I know Chris’s Compressor (RIP by the way; poor Chris passed away a few months ago) and it’s really good, especially for classical music and some progressive rock sources, but mainly “drum-less” music or without a prominent rhythmic track that creates aggressive transients. Not that you can get any pumping with it, because of its “look-ahead”, but if it finds a percussive transient it gradually reduces the volume and that may be a bit annoying sometimes. It’s good for, say, Ravel’s “Bolero” and Mike Oldfield’s “Tubular Bells”, but not for Metallica, if you know what I mean. One example would be the latter’s “Enter Sandman” song, on which Chris’ Compressor would gradually decrease the volume on the intro almost from the start to prevent the aggressive bass drum that follows, which makes the compressor unsuitable for this particular source.

I noticed in multiple postings that you never address the music. (…) What is your goal?

I like my music rich and dynamic… at home. I mainly use compression for music on my portable player/cell phone/car CD player, to listen to it in noisy environments like the train, the city streets, our car, etc. I’ve found really useful plugins that offer nice peak limiting without ugly distortion, but that is the last step for me. Because much of the music that I listen to has a wide dynamic range, in many cases I must apply compression before (or instead of) limiting to even the overall loudness a bit. I am perfectly happy with the way Audacity’s built-in compressor works… except for the attack and decay times, which are way slower than those on most software compressors (no idea about hardware compressors). With a 0.1 sec attack time I can hear the compressor working (slight pumping effect) in some transients, which would not happen if the attack/release times were a bit shorter (like they are on most plugins btw). Again, I get great results with Mike Oldfield’s “Tubular Bells” (which is unsuitable for portable playing without compression) and “Amarok”, but I can hear it more clearly in Led Zeppelin’s “In My Time of Dying”, when John Bonham’s powerful drums make their entrance after the soft, bluesy intro, or in Pink Floyd’s “Shine On You Crazy Diamond”, where I get a (very) slight pumping on the snare drum.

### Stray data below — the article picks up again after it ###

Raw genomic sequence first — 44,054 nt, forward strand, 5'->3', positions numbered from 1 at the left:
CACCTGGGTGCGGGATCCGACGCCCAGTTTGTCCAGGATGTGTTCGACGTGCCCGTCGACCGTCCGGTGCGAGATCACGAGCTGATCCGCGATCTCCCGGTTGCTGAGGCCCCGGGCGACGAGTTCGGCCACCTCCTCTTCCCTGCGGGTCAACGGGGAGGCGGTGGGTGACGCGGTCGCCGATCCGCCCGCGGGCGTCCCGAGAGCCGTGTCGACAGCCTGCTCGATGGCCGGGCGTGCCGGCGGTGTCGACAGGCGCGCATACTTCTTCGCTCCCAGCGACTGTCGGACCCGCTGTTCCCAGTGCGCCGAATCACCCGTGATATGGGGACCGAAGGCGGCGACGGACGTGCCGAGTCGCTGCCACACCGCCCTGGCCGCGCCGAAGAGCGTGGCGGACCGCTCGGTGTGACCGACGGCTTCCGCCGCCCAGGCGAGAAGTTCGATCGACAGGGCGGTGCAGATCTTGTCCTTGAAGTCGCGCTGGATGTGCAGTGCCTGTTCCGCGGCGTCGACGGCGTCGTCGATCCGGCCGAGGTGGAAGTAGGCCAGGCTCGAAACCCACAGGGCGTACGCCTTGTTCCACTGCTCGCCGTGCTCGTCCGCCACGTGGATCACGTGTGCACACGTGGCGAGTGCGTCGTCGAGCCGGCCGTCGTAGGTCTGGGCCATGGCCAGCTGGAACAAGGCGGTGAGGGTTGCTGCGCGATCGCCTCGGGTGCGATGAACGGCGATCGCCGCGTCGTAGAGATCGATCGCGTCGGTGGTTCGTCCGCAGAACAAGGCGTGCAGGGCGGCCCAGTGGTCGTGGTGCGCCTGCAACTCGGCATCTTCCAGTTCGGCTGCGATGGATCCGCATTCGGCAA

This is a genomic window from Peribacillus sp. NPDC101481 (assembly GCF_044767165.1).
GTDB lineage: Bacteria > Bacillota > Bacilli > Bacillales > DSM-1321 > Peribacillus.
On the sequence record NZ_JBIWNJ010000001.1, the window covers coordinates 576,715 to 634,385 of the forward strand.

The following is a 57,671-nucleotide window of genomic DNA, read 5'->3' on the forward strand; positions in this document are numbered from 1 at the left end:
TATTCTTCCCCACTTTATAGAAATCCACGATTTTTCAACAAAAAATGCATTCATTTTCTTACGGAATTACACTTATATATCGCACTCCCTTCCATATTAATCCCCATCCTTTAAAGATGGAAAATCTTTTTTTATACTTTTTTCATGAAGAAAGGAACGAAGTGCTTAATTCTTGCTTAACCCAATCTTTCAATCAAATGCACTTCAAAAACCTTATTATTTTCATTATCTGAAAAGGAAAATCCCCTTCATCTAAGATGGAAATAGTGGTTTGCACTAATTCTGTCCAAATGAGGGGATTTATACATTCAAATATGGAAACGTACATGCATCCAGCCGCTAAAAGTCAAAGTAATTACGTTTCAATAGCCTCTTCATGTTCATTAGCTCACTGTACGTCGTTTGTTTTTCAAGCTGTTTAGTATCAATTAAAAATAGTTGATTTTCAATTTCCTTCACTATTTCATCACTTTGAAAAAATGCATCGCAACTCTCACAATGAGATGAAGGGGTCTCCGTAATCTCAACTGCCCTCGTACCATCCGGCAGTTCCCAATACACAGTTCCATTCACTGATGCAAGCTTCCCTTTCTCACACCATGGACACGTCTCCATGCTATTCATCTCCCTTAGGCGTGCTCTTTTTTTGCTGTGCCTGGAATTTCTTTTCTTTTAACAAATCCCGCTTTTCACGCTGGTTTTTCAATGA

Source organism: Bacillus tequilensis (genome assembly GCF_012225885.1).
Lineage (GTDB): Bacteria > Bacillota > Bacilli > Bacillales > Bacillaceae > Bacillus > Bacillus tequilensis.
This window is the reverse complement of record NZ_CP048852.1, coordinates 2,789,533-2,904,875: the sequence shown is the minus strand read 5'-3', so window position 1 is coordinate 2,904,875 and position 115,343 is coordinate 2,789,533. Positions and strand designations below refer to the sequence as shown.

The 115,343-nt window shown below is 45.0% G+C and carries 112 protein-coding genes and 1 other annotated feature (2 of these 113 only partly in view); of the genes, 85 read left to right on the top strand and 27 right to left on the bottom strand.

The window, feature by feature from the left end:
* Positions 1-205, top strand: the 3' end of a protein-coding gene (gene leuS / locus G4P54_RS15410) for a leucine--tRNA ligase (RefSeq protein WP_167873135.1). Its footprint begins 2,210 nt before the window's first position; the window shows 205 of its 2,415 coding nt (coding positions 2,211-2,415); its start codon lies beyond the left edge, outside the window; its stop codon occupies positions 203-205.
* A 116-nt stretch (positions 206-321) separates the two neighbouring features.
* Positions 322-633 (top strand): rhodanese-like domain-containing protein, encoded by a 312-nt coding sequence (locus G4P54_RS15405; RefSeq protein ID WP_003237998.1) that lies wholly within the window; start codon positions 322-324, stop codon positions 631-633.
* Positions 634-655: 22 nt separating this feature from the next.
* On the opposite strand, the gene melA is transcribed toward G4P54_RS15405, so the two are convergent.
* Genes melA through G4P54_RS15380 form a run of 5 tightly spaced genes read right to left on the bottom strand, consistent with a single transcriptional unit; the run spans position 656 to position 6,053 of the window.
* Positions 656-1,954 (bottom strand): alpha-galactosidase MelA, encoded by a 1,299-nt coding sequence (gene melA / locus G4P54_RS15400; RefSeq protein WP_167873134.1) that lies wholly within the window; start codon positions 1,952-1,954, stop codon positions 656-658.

Hope I made myself a bit clearer this time. This is not a crucial request for me, as I am pretty much happy with how the compressor works, but it would be nice if it worked with milliseconds like most other compressors to avoid those small issues that I noticed. Maybe I’m a bit too fussy with DRC artifacts… :wink: